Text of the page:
January 23, 2012
FOR IMMEDIATE RELEASE
Contact: Mark Kastel, 608-625-2042
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Largest Corporate Dairy, Biotech Firm and USDA Accused of Conspiring to Corrupt Rulemaking and Pollute Organics
Watchdog Requests Federal Investigation, Files Ethics Charges
View a full version of this release at http://www.cornucopia.org/2012/01/largest-corpor…llute-organics/
WASHINGTON, DC: The Cornucopia Institute, an organic industry research and watchdog organization, announced it has formally requested the USDA’s Office of Inspector General (OIG) to investigate corruption at its National Organic Program resulting in the use of illegal synthetics in organic food and then allowing powerful corporations to “game the system” for approval “after the fact.”
The controversy surrounds products developed by Martek Biosciences Corporation. Martek, part of a $12 billion Dutch-based conglomerate, that recently petitioned for approval of its genetically modified soil fungus and algae as nutritional supplements in organic food. These supplements, commonly marketed as DHA and ARA, are being added to milk, infant formula and other organic foods by such companies as Dean Foods (Horizon), Abbott Laboratories (Similac) and Nurture, Inc. (Happy Baby).
After a formal legal complaint by Cornucopia, and an investigative story by the Washington Post, the USDA announced in April 2010 that it had “inappropriately” allowed Martek oils to be included in organic foods.
But instead of immediately ordering the removal of these unapproved synthetics from organic food, the Obama/Vilsack administration at the USDA delayed enforcement by 18 months.
In December, the National Organic Standards Board (NOSB), the expert panel set up by Congress to advise the USDA Secretary on organic matters, narrowly approved the Martek petitions for their patented versions of DHA and ARA. “All hell broke loose at the meeting in Savannah as the controversy grew extremely heated,” Cornucopia Codirector Mark Kastel noted.
Although Martek told the board that they would discontinue the use of the controversial neurotoxic solvent n-hexane for DHA/ARA processing, they did not disclose what other synthetic solvents would be substituted. Federal organic standards prohibit the use of all synthetic/petrochemical solvents, including isopropyl alcohol, which is currently used to extract DHA algal oil for use in products such as Horizon milk.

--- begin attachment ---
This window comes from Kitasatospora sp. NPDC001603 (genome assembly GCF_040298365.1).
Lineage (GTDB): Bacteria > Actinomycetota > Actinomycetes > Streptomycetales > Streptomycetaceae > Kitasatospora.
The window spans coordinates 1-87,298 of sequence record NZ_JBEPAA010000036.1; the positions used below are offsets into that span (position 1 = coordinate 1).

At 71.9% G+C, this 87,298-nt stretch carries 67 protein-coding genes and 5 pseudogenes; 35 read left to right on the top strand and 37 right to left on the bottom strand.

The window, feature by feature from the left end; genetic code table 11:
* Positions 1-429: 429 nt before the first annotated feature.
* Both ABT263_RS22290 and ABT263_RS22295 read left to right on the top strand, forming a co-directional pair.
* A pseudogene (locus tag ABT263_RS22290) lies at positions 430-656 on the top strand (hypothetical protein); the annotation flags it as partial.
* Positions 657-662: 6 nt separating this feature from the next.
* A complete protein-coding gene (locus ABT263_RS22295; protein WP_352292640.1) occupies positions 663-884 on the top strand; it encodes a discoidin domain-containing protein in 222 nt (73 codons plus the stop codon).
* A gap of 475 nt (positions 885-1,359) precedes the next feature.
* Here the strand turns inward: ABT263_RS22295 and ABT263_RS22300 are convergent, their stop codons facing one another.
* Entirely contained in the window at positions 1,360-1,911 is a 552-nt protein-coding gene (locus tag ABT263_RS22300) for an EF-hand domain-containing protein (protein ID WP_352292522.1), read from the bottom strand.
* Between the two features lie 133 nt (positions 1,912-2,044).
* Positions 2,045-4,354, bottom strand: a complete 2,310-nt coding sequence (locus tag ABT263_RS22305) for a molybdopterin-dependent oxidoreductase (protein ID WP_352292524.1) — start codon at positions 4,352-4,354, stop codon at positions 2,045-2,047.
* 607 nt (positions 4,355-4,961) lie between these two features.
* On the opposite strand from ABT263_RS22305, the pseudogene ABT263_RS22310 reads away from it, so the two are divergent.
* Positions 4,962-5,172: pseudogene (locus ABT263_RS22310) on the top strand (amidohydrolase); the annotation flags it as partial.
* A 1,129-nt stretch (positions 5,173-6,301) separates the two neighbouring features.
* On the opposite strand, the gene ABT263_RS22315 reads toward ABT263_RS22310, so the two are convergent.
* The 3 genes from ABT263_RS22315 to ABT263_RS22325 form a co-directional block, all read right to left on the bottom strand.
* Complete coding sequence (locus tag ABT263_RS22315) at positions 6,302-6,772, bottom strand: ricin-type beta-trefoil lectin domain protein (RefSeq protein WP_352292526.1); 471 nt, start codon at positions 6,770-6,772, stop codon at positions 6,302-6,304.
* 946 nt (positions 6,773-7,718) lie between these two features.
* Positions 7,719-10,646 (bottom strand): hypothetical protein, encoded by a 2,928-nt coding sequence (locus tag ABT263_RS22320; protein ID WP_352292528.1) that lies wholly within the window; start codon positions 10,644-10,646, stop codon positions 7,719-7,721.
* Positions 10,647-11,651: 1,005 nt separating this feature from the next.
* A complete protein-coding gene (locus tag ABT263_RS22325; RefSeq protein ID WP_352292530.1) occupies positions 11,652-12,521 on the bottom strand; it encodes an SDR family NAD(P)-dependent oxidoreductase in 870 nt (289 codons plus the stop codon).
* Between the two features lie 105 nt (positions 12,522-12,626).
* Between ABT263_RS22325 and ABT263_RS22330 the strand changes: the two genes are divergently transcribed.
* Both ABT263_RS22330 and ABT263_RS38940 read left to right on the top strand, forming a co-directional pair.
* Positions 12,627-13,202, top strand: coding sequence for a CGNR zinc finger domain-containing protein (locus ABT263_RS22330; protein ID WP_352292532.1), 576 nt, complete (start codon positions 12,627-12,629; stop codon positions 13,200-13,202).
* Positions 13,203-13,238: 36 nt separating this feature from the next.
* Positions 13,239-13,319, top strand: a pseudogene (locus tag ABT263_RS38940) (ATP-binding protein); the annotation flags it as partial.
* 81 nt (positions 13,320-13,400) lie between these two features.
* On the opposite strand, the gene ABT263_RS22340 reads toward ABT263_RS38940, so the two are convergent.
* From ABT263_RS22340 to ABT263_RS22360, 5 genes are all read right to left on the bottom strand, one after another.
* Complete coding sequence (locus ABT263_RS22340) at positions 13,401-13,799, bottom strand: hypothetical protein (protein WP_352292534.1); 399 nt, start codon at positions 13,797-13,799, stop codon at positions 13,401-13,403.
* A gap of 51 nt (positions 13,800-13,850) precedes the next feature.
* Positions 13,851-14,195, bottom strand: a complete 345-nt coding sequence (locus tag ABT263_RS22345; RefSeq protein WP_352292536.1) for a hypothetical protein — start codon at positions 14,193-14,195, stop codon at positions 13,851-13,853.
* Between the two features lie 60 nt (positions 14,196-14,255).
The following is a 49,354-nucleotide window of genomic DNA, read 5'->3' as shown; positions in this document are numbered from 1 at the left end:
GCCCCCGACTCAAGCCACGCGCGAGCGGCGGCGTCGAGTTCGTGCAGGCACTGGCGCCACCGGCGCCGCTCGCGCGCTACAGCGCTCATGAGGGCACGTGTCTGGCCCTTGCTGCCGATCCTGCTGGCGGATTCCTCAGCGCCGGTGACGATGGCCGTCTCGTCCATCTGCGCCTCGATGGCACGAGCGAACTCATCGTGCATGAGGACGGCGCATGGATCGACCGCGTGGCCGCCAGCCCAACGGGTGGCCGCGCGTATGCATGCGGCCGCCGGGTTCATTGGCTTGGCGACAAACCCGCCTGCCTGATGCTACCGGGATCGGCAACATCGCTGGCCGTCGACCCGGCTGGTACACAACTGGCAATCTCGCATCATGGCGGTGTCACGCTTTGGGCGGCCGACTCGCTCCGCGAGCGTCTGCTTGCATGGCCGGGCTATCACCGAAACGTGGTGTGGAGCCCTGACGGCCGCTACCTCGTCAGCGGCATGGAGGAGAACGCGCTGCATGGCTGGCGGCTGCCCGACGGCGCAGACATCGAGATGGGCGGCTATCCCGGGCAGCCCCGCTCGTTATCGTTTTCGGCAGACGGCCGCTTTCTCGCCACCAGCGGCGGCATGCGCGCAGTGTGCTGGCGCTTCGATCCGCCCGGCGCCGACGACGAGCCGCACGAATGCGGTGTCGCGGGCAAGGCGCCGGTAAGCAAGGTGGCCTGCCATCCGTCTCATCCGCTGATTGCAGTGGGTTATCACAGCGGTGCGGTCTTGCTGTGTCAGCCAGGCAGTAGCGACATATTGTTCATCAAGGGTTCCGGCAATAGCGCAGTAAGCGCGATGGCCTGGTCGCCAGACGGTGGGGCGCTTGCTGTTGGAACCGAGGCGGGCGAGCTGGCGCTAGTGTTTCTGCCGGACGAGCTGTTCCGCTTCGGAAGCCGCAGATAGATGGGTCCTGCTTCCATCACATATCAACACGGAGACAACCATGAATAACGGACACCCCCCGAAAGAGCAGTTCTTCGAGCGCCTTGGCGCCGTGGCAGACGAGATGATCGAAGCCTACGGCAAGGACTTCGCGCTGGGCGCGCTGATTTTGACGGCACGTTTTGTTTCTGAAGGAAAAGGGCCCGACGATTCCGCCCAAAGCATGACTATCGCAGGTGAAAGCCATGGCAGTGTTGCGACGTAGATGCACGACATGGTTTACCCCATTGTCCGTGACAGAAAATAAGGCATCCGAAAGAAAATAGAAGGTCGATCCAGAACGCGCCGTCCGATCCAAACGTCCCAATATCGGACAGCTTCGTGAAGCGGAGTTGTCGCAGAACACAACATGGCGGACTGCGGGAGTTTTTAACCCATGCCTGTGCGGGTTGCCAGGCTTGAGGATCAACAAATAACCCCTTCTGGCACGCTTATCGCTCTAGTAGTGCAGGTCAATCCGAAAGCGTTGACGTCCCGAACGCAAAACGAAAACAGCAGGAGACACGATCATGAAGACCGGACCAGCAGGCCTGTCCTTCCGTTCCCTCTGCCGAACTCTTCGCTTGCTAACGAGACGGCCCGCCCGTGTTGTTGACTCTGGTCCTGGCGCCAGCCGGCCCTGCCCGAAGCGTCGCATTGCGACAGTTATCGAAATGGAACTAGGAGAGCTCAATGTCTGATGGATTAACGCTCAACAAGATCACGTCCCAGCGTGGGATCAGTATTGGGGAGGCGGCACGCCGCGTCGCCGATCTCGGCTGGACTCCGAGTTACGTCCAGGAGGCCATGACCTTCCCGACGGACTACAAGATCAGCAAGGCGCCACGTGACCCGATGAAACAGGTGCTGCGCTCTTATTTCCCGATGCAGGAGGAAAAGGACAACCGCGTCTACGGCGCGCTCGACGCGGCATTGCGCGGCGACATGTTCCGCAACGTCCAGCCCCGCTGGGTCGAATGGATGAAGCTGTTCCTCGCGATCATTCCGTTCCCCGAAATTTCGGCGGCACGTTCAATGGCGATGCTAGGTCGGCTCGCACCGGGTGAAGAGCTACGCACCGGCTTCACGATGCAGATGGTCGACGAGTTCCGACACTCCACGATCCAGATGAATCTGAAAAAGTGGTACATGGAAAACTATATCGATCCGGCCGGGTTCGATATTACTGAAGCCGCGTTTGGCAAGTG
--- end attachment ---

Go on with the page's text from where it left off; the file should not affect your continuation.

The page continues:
Martek brought in William “Jay” Friedman, with the powerful Washington law firm of Covington and Burling, to lead their approval process. Friedman appeared to deliberately mislead NOSB members into believing that the powdered form of Martek’s DHA oil was not covered in the petition: “That’s not the petitioned material,” he said.
“This apparent subterfuge led to the NOSB’s failure to review other aspects of these materials which would have disqualified them, under law, for inclusion in organic food,” said Cornucopia’s Kastel.
The only scientists who testified at the meeting on the DHA issue were all on Martek’s payroll. They focused on research showing benefits of consuming naturally occurring omega-3 fatty acids (such as those found in fish and breast milk), while ignoring the preponderance of published peer-reviewed research that shows that these health benefits are not gained from consuming Martek’s novel, manufactured DHA.
Dean Foods, Martek’s largest customer, brought in a well-known web-pediatrician, Dr. Alan Greene, who has acted as a public relations agent endorsing Horizon brand organic milk with the added Martek DHA oils.
Although Dr. Greene represented himself as a “consultant,” simply answering questions for Dean Foods, and stated he had previously worked for two other organic companies, he failed to disclose his multiple conflicts of interest in commenting on the benefits of Martek’s manufactured DHA supplements.